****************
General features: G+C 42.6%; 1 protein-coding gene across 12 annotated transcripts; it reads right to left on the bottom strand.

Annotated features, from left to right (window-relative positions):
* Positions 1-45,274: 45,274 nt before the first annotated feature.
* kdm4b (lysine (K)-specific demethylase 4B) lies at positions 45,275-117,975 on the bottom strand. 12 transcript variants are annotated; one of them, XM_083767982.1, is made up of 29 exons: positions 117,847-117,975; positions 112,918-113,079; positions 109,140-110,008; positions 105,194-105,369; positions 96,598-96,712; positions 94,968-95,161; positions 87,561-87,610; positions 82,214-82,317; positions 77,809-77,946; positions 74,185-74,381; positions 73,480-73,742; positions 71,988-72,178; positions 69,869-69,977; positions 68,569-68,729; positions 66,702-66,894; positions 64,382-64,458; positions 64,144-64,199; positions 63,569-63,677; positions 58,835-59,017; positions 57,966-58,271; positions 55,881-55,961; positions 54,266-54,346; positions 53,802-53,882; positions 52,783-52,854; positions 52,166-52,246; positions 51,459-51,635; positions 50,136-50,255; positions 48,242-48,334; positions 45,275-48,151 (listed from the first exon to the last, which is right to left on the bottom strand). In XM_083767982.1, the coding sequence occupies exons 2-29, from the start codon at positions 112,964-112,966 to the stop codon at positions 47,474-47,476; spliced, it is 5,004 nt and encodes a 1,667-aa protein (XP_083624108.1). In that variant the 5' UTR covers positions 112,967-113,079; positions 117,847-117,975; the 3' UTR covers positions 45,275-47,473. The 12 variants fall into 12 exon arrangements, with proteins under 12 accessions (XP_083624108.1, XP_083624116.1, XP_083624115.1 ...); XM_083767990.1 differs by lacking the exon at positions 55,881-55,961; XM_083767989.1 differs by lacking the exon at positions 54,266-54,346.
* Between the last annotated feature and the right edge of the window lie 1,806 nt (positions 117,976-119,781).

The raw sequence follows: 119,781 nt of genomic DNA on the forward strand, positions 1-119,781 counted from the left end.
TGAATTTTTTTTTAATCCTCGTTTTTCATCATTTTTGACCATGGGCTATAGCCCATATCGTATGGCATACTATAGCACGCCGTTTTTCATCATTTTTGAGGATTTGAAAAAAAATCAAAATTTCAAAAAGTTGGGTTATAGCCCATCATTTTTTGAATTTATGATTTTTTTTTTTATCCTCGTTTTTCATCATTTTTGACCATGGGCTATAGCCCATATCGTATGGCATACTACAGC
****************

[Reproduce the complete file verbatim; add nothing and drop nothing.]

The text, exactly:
General features: G+C 42.6%; 1 protein-coding gene across 12 annotated transcripts; it reads right to left on the bottom strand.

Annotated features, from left to right (window-relative positions):
* Positions 1-45,274: 45,274 nt before the first annotated feature.
* kdm4b (lysine (K)-specific demethylase 4B) lies at positions 45,275-117,975 on the bottom strand. 12 transcript variants are annotated; one of them, XM_083767982.1, is made up of 29 exons: positions 117,847-117,975; positions 112,918-113,079; positions 109,140-110,008; positions 105,194-105,369; positions 96,598-96,712; positions 94,968-95,161; positions 87,561-87,610; positions 82,214-82,317; positions 77,809-77,946; positions 74,185-74,381; positions 73,480-73,742; positions 71,988-72,178; positions 69,869-69,977; positions 68,569-68,729; positions 66,702-66,894; positions 64,382-64,458; positions 64,144-64,199; positions 63,569-63,677; positions 58,835-59,017; positions 57,966-58,271; positions 55,881-55,961; positions 54,266-54,346; positions 53,802-53,882; positions 52,783-52,854; positions 52,166-52,246; positions 51,459-51,635; positions 50,136-50,255; positions 48,242-48,334; positions 45,275-48,151 (listed from the first exon to the last, which is right to left on the bottom strand). In XM_083767982.1, the coding sequence occupies exons 2-29, from the start codon at positions 112,964-112,966 to the stop codon at positions 47,474-47,476; spliced, it is 5,004 nt and encodes a 1,667-aa protein (XP_083624108.1). In that variant the 5' UTR covers positions 112,967-113,079; positions 117,847-117,975; the 3' UTR covers positions 45,275-47,473. The 12 variants fall into 12 exon arrangements, with proteins under 12 accessions (XP_083624108.1, XP_083624116.1, XP_083624115.1 ...); XM_083767990.1 differs by lacking the exon at positions 55,881-55,961; XM_083767989.1 differs by lacking the exon at positions 54,266-54,346.
* Between the last annotated feature and the right edge of the window lie 1,806 nt (positions 117,976-119,781).

The raw sequence follows: 119,781 nt of genomic DNA on the forward strand, positions 1-119,781 counted from the left end.
TGAATTTTTTTTTAATCCTCGTTTTTCATCATTTTTGACCATGGGCTATAGCCCATATCGTATGGCATACTATAGCACGCCGTTTTTCATCATTTTTGAGGATTTGAAAAAAAATCAAAATTTCAAAAAGTTGGGTTATAGCCCATCATTTTTTGAATTTATGATTTTTTTTTTTATCCTCGTTTTTCATCATTTTTGACCATGGGCTATAGCCCATATCGTATGGCATACTACAGC